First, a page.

Many small and medium-sized businesses are wary of the offers from banks as European Central Bank President Draghi prepares to pump more cash into the financial system to boost prices and spur growth. The reticence in Spain suggests demand for credit may be as much of a problem as the supply.
The monthly flow of new loans of as much as 1 million euros for as much as a year – a type of credit typically used by small and medium-sized companies – is still down by two-thirds in Spain from a 2007 peak, according to Bank of Spain data.
On the other hand, Spain’s sovereign debt has rallied to what are truly stupid heights – with the 10-year bond hitting a 2.11% yield yesterday (compared to 7% just 24 months ago). The explanation for these parallel developments is that the hedge fund speculators in peripheral sovereign debt do not care about actual expansion of the Spanish or euro area economies that is implicit in Draghi’s targeted promotion of business lending (whether healthy and sustainable, or not). They are simply braying that ‘T’ for targeted LTRO is not enough; they demand outright sovereign debt purchases by the ECB – -that is, Bernanke style QE and are quite sure they will get it. That’s why they are front-running the ECB and buying the Spanish bond. It is a patented formula and hedge fund speculators have been riding it to fabulous riches for many years now.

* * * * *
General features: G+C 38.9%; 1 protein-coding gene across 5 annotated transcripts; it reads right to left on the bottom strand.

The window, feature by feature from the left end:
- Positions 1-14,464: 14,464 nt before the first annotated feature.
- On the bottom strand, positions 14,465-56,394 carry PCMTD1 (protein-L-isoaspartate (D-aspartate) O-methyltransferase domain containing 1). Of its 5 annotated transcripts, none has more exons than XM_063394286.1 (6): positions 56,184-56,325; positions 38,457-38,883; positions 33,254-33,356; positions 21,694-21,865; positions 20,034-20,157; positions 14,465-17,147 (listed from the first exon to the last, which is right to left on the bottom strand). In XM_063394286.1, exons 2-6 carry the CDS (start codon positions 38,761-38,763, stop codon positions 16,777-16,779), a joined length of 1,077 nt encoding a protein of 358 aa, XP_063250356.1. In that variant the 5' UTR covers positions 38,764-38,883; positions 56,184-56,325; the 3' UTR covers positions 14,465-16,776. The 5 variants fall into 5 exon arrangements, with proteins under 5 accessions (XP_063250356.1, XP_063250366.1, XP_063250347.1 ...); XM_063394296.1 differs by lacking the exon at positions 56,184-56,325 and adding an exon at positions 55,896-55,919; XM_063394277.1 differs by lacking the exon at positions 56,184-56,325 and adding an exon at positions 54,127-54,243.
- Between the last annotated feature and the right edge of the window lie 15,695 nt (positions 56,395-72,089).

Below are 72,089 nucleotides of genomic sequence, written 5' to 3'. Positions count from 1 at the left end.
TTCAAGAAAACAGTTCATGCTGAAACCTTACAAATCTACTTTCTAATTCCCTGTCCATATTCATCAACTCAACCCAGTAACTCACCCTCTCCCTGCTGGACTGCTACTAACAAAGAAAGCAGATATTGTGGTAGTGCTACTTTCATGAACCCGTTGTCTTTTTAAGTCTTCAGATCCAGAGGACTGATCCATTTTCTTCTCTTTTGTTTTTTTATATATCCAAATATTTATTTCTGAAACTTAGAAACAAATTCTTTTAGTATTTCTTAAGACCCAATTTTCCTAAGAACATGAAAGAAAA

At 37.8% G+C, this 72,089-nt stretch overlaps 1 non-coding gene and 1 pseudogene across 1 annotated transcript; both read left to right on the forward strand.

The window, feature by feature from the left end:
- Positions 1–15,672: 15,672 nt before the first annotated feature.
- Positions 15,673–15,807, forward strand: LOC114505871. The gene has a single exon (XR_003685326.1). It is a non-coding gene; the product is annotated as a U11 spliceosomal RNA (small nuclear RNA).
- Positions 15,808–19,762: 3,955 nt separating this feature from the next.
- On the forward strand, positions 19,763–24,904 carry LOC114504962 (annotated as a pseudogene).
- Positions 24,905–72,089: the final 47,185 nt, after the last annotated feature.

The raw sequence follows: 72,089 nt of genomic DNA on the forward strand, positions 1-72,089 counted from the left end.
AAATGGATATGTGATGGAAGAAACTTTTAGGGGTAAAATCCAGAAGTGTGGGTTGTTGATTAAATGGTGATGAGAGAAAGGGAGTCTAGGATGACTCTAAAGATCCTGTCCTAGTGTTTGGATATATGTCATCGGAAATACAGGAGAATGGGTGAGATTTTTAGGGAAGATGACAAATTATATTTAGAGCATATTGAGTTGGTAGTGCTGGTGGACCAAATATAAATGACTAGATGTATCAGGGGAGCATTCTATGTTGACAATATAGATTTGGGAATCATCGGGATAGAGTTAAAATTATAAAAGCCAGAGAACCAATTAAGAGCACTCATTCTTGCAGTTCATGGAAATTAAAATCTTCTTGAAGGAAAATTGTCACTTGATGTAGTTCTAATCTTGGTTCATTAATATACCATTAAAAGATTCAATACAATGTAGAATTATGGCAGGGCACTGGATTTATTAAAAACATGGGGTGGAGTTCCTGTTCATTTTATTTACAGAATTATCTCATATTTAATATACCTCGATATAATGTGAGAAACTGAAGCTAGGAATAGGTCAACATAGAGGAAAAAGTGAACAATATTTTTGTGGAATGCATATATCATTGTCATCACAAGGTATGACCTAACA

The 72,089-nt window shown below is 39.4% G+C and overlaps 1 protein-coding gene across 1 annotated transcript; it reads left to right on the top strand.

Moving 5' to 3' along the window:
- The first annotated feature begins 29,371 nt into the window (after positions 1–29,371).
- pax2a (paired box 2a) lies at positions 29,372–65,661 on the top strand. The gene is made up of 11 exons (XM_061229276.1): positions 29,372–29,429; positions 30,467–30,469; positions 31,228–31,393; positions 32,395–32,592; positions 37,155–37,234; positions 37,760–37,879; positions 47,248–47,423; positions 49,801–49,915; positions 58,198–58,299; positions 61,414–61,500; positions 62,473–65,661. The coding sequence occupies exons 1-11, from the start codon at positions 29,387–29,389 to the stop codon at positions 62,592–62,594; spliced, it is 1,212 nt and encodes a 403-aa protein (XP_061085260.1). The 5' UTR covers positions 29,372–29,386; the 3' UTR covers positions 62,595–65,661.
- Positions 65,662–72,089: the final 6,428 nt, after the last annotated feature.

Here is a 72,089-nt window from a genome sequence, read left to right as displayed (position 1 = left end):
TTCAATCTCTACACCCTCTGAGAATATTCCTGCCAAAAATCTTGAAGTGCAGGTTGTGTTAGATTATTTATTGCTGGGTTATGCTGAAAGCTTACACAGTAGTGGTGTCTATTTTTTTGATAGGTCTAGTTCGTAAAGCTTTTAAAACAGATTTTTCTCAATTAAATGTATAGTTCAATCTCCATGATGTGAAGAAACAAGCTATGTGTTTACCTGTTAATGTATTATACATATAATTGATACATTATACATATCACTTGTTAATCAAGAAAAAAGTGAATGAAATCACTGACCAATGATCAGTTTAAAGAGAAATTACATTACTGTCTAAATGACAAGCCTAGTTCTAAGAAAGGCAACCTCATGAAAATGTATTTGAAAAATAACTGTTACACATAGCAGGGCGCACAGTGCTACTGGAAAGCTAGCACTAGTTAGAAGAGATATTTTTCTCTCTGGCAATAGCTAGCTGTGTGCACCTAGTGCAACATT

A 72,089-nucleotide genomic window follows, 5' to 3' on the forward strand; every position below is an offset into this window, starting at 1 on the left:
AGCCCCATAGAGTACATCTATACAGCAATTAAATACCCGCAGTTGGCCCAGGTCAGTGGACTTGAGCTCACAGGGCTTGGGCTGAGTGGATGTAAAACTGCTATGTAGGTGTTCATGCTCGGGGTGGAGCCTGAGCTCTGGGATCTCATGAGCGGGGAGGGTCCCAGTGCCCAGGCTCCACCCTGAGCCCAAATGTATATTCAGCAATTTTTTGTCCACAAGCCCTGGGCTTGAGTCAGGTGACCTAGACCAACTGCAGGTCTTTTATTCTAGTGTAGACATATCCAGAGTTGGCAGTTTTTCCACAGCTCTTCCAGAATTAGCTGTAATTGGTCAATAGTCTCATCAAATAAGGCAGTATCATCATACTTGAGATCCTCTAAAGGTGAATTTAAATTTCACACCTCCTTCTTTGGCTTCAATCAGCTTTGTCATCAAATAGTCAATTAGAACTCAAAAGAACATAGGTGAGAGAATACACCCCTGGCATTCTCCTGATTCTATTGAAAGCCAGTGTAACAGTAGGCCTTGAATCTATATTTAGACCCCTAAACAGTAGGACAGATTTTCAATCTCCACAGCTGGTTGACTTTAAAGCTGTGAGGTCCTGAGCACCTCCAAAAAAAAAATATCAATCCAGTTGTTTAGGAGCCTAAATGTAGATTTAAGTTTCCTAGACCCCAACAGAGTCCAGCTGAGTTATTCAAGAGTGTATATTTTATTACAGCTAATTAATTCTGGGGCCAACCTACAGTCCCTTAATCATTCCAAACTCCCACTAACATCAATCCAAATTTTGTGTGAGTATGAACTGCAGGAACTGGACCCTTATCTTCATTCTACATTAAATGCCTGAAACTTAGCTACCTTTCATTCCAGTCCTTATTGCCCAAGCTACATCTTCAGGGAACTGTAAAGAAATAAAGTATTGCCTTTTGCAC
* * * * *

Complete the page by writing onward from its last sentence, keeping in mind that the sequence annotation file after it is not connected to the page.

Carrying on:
This post was published at David Stockmans Contra Corner on September 26, 2014.

High-Yield Credit’s Worst Week In 15 Months Sends Stocks Sliding